And does this not clearly highlight the matter, and plainly show that you make light of Christ—in comparison with these things? Christ himself has assured you, over and over, that unless you are willing to part with all for his sake—that you cannot be his disciples! And yet, while you are of a quite contrary nature—you will pretend to be his disciples; as if you knew better what it means to be his disciples—than Christ does!
8. Those things which we highly value—we will be helping our friends to have also.
Do not those, then, make light of Christ—who do not make half so much an effort to help their children to a saving interest in him, as to set them up in the world, and leave them large fortunes? They provide for the outward needs of their families—but they take little or no care about their everlasting salvation! The parents of neglected, ignorant, and wicked children—will witness against them, that they made very light of Christ and salvation, and their immortal souls!
9. That which people highly esteem—they will pursue so diligently—that you may see their esteem for it in their endeavours after it.
You may therefore see that many make light of the gospel by the little knowledge they have of it, after all the means of instruction with which they have been favoured. Sadly! where is their growth in holiness! Sadly! how little do they know of their own hearts, of God and Christ, and the world to come, and what they must do to be saved! Ask them about these things, and you will find them sadly ignorant! And yet they have so much proud knowledge, that they will not acknowledge it; or if they do, they have no better excuse than to say they are no scholars, or they have a poor memory—as if it required extensive learning, or a great genius to know the things that are necessary to salvation. When in reality, if they had not made light of these things; if they had devoted only half the efforts on them which they have taken to understand matters of worldly business or pleasure, they would not be so grossly ignorant as they are!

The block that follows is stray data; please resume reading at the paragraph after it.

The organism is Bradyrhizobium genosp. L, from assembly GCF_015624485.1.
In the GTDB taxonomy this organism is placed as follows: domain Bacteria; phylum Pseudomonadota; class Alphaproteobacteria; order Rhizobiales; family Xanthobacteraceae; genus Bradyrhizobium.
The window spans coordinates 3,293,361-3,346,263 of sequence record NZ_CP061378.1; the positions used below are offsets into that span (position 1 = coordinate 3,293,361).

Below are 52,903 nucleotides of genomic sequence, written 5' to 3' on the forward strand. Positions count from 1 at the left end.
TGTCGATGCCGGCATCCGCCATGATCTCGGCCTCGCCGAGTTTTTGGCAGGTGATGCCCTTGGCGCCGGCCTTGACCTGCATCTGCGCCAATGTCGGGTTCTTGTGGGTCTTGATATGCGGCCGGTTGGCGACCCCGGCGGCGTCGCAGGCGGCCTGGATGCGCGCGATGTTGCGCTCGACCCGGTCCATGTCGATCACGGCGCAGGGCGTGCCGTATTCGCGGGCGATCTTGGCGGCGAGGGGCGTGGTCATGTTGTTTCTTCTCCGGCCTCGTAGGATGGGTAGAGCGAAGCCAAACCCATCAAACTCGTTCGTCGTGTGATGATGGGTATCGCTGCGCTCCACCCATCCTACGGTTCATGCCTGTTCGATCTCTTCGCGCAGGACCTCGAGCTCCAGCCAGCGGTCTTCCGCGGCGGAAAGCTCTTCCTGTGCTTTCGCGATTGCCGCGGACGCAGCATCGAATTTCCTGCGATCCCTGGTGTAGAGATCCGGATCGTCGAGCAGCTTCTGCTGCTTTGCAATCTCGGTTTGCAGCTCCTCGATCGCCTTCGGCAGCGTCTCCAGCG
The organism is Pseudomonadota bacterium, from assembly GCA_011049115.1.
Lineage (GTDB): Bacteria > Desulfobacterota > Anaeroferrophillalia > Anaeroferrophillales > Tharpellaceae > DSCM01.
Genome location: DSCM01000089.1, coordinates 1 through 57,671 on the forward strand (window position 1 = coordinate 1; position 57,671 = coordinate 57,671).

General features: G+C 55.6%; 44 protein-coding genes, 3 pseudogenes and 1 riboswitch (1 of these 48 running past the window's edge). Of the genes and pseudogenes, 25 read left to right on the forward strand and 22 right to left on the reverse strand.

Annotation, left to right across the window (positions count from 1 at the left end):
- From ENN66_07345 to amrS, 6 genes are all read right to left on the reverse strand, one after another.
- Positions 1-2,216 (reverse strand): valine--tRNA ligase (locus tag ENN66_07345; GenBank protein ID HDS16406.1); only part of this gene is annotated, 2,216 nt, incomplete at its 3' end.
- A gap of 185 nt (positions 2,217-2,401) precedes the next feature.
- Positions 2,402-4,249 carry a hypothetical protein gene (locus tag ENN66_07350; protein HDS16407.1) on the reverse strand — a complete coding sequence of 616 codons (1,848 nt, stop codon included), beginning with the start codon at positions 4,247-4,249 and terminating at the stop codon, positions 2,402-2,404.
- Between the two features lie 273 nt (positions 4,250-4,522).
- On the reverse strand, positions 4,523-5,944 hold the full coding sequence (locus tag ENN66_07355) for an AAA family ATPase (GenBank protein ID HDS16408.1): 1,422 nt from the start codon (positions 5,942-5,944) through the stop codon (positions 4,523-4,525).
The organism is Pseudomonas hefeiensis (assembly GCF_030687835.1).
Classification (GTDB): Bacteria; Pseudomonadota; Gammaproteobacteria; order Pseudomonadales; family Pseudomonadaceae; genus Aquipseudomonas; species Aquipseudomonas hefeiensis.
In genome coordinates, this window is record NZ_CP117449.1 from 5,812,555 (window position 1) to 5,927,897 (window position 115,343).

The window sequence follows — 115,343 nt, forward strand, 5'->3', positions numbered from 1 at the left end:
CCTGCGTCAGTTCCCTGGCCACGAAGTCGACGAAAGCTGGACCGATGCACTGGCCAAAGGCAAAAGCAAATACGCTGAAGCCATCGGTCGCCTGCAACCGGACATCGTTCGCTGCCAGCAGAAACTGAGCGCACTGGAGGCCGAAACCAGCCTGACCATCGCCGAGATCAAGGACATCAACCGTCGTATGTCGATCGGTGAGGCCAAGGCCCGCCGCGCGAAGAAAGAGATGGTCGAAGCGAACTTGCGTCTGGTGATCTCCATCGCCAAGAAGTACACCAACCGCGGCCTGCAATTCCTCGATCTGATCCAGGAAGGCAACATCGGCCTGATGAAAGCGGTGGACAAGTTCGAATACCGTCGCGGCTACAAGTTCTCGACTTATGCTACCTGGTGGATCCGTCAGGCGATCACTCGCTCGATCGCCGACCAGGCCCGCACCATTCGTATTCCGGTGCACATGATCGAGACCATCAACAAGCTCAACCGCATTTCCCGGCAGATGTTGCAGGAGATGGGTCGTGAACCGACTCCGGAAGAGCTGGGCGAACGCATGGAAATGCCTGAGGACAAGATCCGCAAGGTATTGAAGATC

When people can learn the hardest trade in a few years, when people of great abilities, and perhaps considerable learning, after living so many years—are still mere novices in matters of true religion, and do not so much as know the terms of life according to the gospel—is it not plain that they care but little about these things, and that they make light of the Son of God, and all his priceless, immortal blessings?
And so I have offered you sufficient matter of conviction in this affair. And what is the result? Does conscience not accuse some of you by this time, and say, "I am the one who has made light of Christ and his gospel!" If not, on what grounds are you acquitted? Some of you, I doubt not, can say, in the integrity of your hearts, "Alas! I am too careless about this important affair—but God knows I am often deeply concerned about it! God knows that if ever I was in earnest about anything in all my life—it has been about my everlasting state; and there is nothing in all the world that day to day lies so near my heart!"